The rate of switch to second-line therapy of 1.2 per 100 patient-years following VL monitoring was lower than expected, yet is comparable to that seen in other resource-limited settings.3,10,16,17 Patients identified as being in virological failure had lower CD4 counts and higher initial VLs than the rest of the study population and thus are at higher risk of developing resistance mutations and complications associated with ongoing viremia. This apparent reluctance to switch to second-line therapy may reflect a judgment by the clinician that ongoing poor adherence (not resistance) was the cause of the virological failure or it may represent a “holding strategy,” to try to optimize the patient's adherence before changing therapy. Although training and supervision could help improve counseling quality and clinician confidence regarding second-line therapy, qualitative research might enable a better understanding of adherence barriers in those with virological failure, to help ascertain which patient groups could benefit most from counseling. Furthermore, it is important to ensure an adequate referral pathway for patients with virologic failure and that doctors are confident with interpreting VL results and second-line therapy initiation.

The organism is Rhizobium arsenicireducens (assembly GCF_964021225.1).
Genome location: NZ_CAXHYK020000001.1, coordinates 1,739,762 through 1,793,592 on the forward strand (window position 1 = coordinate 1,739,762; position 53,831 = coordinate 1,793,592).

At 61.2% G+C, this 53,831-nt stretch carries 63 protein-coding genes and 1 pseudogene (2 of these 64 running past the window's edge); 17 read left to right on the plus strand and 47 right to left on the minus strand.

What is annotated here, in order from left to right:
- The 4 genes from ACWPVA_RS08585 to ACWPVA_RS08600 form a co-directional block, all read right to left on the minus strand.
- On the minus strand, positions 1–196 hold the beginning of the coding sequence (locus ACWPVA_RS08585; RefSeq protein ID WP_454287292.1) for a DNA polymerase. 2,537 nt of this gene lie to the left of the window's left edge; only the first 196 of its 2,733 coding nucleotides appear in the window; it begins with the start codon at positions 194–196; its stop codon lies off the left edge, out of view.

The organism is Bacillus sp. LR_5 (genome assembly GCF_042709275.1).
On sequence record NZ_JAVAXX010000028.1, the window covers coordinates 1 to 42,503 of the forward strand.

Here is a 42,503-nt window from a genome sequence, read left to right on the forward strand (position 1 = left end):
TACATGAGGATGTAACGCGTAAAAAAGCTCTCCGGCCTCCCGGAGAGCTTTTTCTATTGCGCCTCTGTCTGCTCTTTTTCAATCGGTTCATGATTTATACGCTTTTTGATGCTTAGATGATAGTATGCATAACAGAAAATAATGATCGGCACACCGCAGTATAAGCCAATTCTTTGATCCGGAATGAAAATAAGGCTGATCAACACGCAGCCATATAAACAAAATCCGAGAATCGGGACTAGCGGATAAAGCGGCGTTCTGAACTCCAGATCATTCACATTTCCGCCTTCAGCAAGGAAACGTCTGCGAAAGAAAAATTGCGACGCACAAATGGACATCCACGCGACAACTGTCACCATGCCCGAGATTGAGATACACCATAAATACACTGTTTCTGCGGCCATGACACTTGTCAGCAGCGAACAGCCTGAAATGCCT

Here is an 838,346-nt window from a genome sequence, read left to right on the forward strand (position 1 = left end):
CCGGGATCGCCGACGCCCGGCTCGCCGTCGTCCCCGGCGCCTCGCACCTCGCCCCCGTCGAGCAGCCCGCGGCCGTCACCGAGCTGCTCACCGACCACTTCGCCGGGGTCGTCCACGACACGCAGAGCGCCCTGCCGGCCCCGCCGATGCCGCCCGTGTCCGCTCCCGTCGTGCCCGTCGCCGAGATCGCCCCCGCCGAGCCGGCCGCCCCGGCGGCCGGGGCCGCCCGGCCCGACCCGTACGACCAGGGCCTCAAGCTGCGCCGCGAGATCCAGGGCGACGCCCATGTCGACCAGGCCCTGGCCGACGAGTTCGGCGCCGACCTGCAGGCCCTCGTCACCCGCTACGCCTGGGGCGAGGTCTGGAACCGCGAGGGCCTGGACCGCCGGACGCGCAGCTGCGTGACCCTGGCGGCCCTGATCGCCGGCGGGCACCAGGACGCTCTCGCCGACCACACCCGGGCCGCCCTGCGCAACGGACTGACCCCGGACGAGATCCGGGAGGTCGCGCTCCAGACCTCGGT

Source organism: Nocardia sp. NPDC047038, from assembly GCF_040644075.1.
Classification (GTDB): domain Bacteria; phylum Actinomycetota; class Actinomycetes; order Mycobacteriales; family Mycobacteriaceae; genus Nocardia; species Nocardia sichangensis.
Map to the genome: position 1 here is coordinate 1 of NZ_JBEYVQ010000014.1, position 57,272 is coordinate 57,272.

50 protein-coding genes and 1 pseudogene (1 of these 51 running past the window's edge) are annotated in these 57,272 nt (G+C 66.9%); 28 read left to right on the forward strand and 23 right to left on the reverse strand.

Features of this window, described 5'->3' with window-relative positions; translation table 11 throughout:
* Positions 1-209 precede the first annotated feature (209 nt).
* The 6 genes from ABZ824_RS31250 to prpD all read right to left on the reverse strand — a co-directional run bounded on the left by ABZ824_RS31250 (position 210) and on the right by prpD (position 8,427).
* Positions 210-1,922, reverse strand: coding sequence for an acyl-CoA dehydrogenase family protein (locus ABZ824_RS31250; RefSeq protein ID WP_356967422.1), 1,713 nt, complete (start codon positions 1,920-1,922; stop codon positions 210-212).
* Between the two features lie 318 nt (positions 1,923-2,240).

The strength of this study was the follow-up of individual patients through the full process of VL monitoring, which gives a reliable vision of the leaks in the cascade. However, patients were only followed up for a median of 7 months from the initial VL test, and some patients may have changed treatment regimens after this follow-up period. The analysis of costs includes only the testing and counseling process and does not take into account the consequent costs of increased switches to second-line therapy associated with VL monitoring nor the potential costs of additional CD4 and targeted VL tests for immunologically monitored patients with declining CD4 counts. Finally, very few patients in this cohort were already on second-line therapy; this may reflect the relative “youth” of the Swaziland ART program and may limit the generalizability of these findings to contexts with more mature ART programs.
In conclusion, implementation of routine VL monitoring was found to be feasible in a rural setting with high HIV prevalence and a large ART cohort, but strong clinical supervision is required during the implementation phase to mitigate against leaks in the monitoring cascade that will limit its public health impact. In our study, EAC seemed to have little impact on likelihood of viral resuppression, although those who did not receive EAC were also less likely to re-test, and the poorest virological outcomes may occur in this group. Furthermore, a better understanding of adherence barriers (through qualitative research) may help identify which groups are likely to benefit from EAC and which barriers require different types of intervention. Routine VL monitoring resulted in a lower-than-expected rate of switches to second-line therapy, which seems to reflect clinician concern that adherence problems had not been sufficiently addressed through EAC. Our study found the main impact of routine VL monitoring to be a means of reinforcing adherence support rather than increasing use of second-line therapy.